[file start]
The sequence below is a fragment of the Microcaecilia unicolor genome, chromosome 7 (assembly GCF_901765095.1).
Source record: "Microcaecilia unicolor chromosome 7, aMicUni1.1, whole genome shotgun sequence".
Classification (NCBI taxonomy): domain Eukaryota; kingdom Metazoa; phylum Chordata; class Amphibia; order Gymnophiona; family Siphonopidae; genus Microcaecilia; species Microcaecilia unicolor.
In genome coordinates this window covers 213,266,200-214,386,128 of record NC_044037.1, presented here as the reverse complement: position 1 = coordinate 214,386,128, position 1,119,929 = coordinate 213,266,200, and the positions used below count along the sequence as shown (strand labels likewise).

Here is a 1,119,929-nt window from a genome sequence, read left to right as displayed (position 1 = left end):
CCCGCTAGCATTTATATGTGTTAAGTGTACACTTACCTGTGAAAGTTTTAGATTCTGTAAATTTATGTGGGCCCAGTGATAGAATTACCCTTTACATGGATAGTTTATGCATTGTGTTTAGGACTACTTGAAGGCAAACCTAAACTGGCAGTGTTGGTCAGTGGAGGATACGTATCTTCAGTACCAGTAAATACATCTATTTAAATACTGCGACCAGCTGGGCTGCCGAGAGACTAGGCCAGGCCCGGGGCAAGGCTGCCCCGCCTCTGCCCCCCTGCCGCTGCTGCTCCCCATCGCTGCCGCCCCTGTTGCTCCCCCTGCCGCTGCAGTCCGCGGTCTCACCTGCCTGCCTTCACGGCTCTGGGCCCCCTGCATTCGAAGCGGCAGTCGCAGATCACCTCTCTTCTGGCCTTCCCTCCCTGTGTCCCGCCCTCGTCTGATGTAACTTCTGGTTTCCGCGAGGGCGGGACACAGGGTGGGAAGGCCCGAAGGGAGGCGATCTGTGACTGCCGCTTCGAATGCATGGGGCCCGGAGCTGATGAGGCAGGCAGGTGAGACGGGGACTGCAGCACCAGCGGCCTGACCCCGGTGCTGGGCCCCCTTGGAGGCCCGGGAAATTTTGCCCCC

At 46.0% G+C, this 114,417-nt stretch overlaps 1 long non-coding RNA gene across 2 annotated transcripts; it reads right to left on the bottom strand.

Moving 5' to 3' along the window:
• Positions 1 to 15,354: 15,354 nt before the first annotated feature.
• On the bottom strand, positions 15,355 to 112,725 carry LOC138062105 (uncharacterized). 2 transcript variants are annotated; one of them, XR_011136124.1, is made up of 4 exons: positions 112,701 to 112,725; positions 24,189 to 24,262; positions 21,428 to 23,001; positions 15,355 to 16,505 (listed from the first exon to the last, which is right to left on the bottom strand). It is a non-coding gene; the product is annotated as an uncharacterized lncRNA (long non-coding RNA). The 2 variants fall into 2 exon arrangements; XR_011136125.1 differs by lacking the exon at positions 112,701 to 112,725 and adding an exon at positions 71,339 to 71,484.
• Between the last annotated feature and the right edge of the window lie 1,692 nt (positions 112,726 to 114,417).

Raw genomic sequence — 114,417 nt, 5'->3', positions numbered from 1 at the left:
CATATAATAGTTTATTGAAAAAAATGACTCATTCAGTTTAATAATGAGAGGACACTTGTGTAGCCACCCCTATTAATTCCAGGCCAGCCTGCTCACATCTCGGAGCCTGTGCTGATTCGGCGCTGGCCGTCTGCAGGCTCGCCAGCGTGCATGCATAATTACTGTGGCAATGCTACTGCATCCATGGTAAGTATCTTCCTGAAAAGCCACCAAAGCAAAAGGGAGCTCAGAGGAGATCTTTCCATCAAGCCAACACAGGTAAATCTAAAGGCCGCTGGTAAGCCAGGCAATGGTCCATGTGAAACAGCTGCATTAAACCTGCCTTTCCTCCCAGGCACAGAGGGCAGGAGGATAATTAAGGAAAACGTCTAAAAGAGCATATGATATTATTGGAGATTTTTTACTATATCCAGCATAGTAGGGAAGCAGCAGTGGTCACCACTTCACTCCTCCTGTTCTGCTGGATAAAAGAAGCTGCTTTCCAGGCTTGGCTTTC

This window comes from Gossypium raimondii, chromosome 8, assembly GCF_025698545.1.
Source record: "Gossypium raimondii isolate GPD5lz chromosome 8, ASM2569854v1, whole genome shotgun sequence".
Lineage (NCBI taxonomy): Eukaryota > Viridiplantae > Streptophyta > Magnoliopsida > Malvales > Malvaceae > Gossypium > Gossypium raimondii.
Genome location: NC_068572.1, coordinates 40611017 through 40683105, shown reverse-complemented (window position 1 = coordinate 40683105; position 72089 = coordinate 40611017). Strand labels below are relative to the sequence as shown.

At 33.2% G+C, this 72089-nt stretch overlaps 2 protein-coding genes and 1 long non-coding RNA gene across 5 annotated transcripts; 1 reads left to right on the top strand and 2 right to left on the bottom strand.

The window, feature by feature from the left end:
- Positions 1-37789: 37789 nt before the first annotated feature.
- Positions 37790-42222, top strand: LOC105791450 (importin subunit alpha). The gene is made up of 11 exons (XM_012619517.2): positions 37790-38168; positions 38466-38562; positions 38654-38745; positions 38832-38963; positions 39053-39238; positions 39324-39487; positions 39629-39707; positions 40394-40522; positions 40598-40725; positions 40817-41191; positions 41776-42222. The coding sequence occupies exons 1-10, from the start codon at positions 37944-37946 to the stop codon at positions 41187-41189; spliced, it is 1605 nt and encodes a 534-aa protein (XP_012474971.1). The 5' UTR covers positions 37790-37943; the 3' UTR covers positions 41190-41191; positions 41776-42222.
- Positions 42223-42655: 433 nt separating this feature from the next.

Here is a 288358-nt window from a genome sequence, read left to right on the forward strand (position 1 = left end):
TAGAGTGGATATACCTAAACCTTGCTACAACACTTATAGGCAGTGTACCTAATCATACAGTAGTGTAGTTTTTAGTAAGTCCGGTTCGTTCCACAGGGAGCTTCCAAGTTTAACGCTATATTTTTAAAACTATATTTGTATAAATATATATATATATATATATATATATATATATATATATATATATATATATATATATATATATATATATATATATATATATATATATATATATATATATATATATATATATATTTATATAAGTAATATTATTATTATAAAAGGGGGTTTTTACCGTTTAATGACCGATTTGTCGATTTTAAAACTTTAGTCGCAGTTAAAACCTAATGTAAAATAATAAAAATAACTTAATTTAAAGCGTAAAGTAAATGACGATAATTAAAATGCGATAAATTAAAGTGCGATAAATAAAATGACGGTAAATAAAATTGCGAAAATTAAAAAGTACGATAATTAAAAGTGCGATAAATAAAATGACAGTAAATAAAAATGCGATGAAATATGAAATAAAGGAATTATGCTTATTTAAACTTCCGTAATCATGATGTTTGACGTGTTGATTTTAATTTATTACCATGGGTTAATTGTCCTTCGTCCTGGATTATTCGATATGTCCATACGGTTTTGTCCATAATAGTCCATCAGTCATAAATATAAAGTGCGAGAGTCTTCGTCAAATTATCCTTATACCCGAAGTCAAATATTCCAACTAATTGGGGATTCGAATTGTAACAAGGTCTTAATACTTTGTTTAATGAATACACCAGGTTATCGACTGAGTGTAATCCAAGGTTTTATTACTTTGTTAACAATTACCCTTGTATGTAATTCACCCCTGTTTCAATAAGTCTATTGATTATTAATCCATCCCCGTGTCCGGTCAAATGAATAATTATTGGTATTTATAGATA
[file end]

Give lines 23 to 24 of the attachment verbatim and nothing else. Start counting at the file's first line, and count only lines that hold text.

Here is a 288358-nt window from a genome sequence, read left to right on the forward strand (position 1 = left end):
TAGAGTGGATATACCTAAACCTTGCTACAACACTTATAGGCAGTGTACCTAATCATACAGTAGTGTAGTTTTTAGTAAGTCCGGTTCGTTCCACAGGGAGCTTCCAAGTTTAACGCTATATTTTTAAAACTATATTTGTATAAATATATATATATATATATATATATATATATATATATATATATATATATATATATATATATATATATATATATATATATATATATATATATATATATATATATATATATATATTTATATAAGTAATATTATTATTATAAAAGGGGGTTTTTACCGTTTAATGACCGATTTGTCGATTTTAAAACTTTAGTCGCAGTTAAAACCTAATGTAAAATAATAAAAATAACTTAATTTAAAGCGTAAAGTAAATGACGATAATTAAAATGCGATAAATTAAAGTGCGATAAATAAAATGACGGTAAATAAAATTGCGAAAATTAAAAAGTACGATAATTAAAAGTGCGATAAATAAAATGACAGTAAATAAAAATGCGATGAAATATGAAATAAAGGAATTATGCTTATTTAAACTTCCGTAATCATGATGTTTGACGTGTTGATTTTAATTTATTACCATGGGTTAATTGTCCTTCGTCCTGGATTATTCGATATGTCCATACGGTTTTGTCCATAATAGTCCATCAGTCATAAATATAAAGTGCGAGAGTCTTCGTCAAATTATCCTTATACCCGAAGTCAAATATTCCAACTAATTGGGGATTCGAATTGTAACAAGGTCTTAATACTTTGTTTAATGAATACACCAGGTTATCGACTGAGTGTAATCCAAGGTTTTATTACTTTGTTAACAATTACCCTTGTATGTAATTCACCCCTGTTTCAATAAGTCTATTGATTATTAATCCATCCCCGTGTCCGGTCAAATGAATAATTATTGGTATTTATAGATA